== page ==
What are “your” kids reading?

Most of the time when we see a kid reading we get so excited just because he is reading! Which is great! And if you have read my previous post “Encouraging Reading” then you know that I am the same way! BUT!!!! (there is always a but…isn’t there) let me ask this: WHAT are “your” kids reading?

I say “your” because there are kids all around us who are “ours”. You may be a teacher, a daddy or a mama, a neighbor who has watched the kids next door grow and flourish, a church member or friend who loves another’s child like your own, an aunt or uncle, grandmother or grandfather. Regardless of who you may be, there are children in our lives that we love and for whom we are responsible.

So, what does that mean about what kiddos are reading? Well, just like most of us would be aware of what our kids are watching, we want to have the same vigilance with what our kids are reading.

Just because they can, doesn’t mean they should.

Often as parents we get super excited because our kiddo may be on a ridiculously high reading level. (Yay! Superheros whose super power is reading! BEST SUPER POWER EVER!) Sadly and realistically, upper reading level means more mature topics. It means different language, mature situations and discussions.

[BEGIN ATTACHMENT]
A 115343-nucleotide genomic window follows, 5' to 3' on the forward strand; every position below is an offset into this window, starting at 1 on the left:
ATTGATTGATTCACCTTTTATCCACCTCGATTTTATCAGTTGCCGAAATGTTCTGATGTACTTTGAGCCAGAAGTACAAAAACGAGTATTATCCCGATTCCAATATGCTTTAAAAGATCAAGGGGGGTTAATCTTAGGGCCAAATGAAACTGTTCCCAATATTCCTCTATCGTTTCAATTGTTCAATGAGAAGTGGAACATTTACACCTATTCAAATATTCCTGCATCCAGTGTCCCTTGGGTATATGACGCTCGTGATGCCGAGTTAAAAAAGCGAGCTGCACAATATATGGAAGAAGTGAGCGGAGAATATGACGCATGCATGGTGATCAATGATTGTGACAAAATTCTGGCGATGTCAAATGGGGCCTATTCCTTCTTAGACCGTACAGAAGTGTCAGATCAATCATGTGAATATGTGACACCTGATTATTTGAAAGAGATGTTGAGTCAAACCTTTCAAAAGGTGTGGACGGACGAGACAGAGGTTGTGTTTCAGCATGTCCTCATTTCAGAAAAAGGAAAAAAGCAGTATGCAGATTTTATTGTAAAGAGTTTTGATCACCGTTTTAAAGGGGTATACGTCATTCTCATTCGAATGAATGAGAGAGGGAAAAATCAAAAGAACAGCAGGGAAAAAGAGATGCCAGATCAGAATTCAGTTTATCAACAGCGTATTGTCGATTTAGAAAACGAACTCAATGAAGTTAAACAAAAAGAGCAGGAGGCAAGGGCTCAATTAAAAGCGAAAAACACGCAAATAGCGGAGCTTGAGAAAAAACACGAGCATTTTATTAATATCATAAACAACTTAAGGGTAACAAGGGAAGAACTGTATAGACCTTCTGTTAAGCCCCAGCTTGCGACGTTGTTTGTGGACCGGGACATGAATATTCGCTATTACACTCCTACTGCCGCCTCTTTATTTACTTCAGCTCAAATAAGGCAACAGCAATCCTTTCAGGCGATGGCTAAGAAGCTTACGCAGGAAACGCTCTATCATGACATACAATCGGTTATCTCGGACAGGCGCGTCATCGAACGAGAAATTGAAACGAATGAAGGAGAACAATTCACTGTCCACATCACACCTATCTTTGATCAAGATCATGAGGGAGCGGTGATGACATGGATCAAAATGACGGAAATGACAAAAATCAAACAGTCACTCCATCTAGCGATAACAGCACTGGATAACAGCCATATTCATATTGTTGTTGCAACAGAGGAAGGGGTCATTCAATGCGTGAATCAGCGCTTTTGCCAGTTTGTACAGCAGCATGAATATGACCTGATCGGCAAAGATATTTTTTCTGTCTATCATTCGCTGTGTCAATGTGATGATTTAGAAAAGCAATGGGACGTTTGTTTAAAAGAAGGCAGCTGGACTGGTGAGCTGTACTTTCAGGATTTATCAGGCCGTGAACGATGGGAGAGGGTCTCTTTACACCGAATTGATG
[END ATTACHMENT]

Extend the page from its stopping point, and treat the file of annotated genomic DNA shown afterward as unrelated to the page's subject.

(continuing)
Are you aware that the book your innocent 3rd grader is reading is intended for middle or high school kids? That the main topic is boyfriend/girlfriend relationships or deciding whether or not to have sex? These topics are not bad in and of themselves! But are they age appropriate?

So here is my suggestion: be vigilant.

  • Preview the books your kiddo reads. Look up reviews or other parent commentary.
  • Read a bunch of age appropriate books and have some titles for “your” kiddos to choose from.
  • Don’t be afraid to comment kindly to a parent and say “Hey, I’ve read that book and I’m not sure if it matters to you or not, but….” I guarantee, they will be grateful for the protection you are offering. (Granted you do it respectfully without calling their parenting into question.)
  • Talk to your child’s teacher.  He/she WILL have a wonderful list of age appropriate books for your kiddo to choose from.
  • Think: If this was a movie, would I want my 2nd grader to see it?
  • Be willing to read along with your child and discuss more mature topics.
  • Just like you would want to protect your child from movies, TV, internet or other exposures to things he may not be ready for, do the same with a book. Just because it is a BOOK, doesn’t mean it is GOOD for your kid.

In this vein, I will have a few recommendations over the summer. To start:

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TRUE…(sort of) by: Katherine Hannigan

My 9 year old recommended the novel TRUE…(sort of) by Katherine Hannigan. Her teacher read it aloud to the class this past year and my kiddo couldn’t quit talking about it. Week 1 of summer and she checked it out from the library to read on her own. She was so captivated by the story, that I decided to give it a go myself.

1 a.m. and a box of tissues later and TRUE was on my list of favorites!!!